Strengthening capacity to control communicable diseases

Ensuring adequate data and institutional capacity to tackle communicable disease hazards
This strategy features in the framework of Agenda 21 as formulated at UNCED (Rio de Janeiro, 1992), now coordinated by the United Nations Commission on Sustainable Development and implemented through national and local authorities.

Agenda 21 suggests that national and regional training institutions should promote broad intersectoral approaches to prevention and control of communicable diseases, including training in epidemiology and community prevention and control, immunology, molecular biology and the application of new vaccines. Health education materials should be developed for use by community workers and for the education of mothers for the prevention and treatment of diarrhoeal diseases in the home.

The European Commission adopted (22 December 1999) two important decisions concerning the setting up of an early warning and response system for communicable diseases. Terms of action are now clearly defined and communicable diseases and special health issues identified. The system will be run by the European network for the epidemiological surveillance and control of communicable diseases which was which was set up in 1998. The network focuses on the permanent surveillance of tuberculosis, travel associated legionnaires' disease, AIDS and HIV, human salmonellosis and the bacteria E.coli O 157. This list has now been extended to include a range of other diseases. The first decision clearly identifies the "terms of action" that will be dealt with by the early warning and response system of the Community network. These are "events", which by themselves or in association with other similar events, are or have the potential to become public health threats. The decision furthermore describes the procedures for information, consultation and co-operation under the early warning and response system. The second decision identifies the communicable diseases and special health issues which have to be covered by epidemiological surveillance in the Community network. The network will progressively cover, amongst others, influenza, hepatitis A, B, C, malaria, other diseases preventable by vaccination - e.g. diphtheria, measles, mumps, sexually transmitted diseases, food and water-borne diseases and diseases of environmental origin, diseases transmitted by non-conventional agents (e.g. Creutzfeldt-Jakob-disease) air-borne diseases, zoonoses, serious imported diseases e.g. cholera, plague. The growing resistance against antibiotic agents will also be observed attentively by means of the European network. This will contribute to ensure timely reaction on this major threat for human health through guidance to health professionals and the public and adaptation of legislation to scientific findings.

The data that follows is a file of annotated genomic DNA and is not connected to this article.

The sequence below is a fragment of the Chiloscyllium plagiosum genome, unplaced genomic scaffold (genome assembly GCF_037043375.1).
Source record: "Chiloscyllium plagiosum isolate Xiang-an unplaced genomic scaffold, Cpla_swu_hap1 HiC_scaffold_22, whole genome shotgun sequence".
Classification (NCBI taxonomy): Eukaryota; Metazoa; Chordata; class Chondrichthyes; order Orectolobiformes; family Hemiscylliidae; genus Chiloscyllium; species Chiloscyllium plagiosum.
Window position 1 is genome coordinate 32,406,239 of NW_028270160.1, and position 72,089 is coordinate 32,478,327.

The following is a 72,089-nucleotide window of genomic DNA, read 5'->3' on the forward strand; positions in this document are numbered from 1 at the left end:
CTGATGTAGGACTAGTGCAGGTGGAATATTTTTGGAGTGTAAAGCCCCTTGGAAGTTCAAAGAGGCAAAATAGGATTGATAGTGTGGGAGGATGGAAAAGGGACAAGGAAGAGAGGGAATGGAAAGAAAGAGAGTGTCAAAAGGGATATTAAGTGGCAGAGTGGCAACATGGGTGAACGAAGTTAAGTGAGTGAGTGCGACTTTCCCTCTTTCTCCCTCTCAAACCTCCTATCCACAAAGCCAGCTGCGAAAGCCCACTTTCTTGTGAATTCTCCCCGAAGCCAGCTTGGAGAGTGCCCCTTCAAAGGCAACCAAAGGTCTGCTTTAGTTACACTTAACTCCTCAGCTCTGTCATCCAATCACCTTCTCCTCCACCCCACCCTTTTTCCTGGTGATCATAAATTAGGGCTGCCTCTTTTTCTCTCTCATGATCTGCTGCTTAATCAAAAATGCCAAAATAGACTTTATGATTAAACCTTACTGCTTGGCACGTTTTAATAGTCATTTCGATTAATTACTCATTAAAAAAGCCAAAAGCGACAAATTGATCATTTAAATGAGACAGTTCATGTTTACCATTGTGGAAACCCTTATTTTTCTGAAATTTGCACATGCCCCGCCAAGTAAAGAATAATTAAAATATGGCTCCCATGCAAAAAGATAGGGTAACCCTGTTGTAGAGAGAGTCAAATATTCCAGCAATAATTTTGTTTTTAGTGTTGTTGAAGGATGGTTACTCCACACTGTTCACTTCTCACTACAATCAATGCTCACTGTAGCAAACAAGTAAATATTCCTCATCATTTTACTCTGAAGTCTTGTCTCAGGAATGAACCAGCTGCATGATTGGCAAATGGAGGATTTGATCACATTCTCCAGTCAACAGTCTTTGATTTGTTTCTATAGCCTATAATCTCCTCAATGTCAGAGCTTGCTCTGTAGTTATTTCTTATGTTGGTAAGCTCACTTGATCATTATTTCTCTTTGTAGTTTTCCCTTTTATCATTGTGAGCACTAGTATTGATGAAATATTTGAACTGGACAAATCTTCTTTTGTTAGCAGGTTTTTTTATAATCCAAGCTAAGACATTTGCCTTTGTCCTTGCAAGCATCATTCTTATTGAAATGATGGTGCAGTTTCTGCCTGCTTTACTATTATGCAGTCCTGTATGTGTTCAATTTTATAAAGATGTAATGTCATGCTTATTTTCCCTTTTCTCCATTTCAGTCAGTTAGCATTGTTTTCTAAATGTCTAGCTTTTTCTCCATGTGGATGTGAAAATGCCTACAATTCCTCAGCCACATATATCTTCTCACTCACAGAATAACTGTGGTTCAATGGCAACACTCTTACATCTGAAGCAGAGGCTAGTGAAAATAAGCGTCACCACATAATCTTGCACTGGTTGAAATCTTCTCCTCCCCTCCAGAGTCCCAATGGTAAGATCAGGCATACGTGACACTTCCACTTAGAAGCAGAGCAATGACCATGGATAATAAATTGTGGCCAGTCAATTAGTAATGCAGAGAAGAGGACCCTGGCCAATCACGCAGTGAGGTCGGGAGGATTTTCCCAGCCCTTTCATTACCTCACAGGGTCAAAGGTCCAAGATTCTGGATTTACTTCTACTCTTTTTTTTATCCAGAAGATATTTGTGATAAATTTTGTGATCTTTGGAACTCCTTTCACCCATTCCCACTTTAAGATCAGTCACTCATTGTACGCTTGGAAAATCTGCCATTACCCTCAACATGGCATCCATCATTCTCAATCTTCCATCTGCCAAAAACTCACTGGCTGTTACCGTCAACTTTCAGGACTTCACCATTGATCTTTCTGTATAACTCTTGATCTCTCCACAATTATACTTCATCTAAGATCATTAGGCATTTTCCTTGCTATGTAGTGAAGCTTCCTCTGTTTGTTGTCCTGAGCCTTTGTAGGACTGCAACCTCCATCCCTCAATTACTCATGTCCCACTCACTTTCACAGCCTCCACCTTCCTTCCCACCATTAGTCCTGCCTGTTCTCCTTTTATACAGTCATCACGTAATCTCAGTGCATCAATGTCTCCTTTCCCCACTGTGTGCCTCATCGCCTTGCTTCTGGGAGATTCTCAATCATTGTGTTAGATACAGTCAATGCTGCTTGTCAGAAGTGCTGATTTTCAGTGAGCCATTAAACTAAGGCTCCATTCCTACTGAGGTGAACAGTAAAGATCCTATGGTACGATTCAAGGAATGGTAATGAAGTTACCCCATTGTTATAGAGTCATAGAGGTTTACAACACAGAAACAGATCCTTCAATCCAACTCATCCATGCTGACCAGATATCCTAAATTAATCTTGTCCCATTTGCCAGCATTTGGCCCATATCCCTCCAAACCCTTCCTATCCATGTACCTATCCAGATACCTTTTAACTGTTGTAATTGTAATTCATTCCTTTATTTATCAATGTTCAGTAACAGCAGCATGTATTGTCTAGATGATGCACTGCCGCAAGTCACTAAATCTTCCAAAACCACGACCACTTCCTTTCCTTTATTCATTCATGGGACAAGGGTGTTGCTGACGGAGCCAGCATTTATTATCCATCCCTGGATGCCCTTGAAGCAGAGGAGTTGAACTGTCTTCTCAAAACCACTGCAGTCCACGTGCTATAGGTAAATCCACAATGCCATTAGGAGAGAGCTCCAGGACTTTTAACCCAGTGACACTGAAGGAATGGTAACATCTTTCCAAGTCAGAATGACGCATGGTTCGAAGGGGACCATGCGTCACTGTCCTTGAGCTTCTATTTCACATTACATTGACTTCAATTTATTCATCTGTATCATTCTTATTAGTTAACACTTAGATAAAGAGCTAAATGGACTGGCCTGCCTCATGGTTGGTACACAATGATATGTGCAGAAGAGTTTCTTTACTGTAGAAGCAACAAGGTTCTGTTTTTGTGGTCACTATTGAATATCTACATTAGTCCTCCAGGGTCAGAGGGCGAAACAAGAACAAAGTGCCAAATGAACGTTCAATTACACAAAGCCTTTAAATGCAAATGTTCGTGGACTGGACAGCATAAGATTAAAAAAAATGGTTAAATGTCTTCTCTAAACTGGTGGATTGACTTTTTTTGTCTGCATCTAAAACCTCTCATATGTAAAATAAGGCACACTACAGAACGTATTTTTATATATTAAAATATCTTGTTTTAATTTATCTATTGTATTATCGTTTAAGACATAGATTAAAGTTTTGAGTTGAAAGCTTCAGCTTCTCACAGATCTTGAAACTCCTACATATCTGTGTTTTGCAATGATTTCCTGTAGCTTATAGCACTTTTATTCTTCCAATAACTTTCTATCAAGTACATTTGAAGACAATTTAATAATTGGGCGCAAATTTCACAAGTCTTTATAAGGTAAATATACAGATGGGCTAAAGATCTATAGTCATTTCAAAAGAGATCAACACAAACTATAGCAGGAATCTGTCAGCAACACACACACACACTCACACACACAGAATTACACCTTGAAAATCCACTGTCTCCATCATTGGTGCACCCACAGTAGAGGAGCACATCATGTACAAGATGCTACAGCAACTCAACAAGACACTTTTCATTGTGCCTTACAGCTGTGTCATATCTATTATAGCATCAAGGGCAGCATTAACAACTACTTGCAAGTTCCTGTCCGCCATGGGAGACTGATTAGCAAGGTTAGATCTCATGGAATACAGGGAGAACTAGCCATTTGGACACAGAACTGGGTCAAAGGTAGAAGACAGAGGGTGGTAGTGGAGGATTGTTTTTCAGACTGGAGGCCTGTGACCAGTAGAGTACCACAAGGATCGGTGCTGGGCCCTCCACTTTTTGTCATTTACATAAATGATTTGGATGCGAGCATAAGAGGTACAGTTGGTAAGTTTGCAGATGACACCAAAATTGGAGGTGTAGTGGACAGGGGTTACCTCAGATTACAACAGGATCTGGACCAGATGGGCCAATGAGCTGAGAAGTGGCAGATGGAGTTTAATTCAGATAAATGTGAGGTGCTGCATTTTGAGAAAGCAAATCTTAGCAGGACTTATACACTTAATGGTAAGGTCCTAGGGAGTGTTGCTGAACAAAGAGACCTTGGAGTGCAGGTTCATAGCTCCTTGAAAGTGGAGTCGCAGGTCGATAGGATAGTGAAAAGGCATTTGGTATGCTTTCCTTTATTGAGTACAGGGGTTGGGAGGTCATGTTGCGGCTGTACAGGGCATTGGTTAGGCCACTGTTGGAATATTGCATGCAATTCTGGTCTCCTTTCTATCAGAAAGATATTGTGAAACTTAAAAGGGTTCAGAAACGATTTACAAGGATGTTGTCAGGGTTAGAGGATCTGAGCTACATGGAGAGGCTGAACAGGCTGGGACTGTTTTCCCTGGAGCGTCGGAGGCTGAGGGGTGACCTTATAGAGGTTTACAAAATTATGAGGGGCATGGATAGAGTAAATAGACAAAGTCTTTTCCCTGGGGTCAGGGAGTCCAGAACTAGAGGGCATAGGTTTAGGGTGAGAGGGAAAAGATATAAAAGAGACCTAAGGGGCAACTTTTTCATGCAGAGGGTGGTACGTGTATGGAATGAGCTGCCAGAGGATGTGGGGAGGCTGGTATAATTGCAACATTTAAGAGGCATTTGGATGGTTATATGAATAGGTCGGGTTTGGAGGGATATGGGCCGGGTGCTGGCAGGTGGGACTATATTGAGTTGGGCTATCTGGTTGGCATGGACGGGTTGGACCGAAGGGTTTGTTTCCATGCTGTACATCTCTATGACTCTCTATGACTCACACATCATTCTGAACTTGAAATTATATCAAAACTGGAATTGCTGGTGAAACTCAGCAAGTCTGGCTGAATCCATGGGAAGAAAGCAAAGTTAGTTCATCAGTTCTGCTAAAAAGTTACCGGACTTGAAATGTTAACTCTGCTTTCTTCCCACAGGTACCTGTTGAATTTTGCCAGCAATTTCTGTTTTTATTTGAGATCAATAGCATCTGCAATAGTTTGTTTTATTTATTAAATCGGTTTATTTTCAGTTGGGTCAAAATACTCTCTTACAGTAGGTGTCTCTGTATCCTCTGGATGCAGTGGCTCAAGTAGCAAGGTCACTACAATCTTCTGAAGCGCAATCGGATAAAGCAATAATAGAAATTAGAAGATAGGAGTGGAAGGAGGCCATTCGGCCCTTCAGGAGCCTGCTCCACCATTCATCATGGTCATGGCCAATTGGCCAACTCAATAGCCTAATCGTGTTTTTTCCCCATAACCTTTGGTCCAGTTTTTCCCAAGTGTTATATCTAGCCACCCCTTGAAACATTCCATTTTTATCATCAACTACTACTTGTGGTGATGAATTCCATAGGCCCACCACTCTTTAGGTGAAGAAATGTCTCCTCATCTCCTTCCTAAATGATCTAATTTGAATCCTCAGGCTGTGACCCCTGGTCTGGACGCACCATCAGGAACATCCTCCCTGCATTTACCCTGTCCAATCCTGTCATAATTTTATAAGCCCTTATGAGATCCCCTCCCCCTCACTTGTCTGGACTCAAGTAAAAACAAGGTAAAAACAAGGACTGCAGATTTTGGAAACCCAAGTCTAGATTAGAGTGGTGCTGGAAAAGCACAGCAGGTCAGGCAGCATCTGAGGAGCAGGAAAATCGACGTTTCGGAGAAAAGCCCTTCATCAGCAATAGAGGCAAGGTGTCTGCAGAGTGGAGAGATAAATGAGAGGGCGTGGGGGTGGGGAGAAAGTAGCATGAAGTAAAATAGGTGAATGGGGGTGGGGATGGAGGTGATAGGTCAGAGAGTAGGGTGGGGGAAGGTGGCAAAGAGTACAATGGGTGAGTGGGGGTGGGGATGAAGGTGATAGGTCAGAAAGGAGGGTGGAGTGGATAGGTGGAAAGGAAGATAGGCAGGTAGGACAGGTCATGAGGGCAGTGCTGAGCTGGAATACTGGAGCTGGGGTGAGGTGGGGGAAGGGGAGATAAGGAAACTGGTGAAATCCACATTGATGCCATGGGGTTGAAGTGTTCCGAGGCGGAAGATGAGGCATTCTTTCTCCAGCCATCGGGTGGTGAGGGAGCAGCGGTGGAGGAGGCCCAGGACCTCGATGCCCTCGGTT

Type Classification:
G: Very Specific strategies
Related UN Sustainable Development Goals:
GOAL 17: Partnerships to achieve the Goal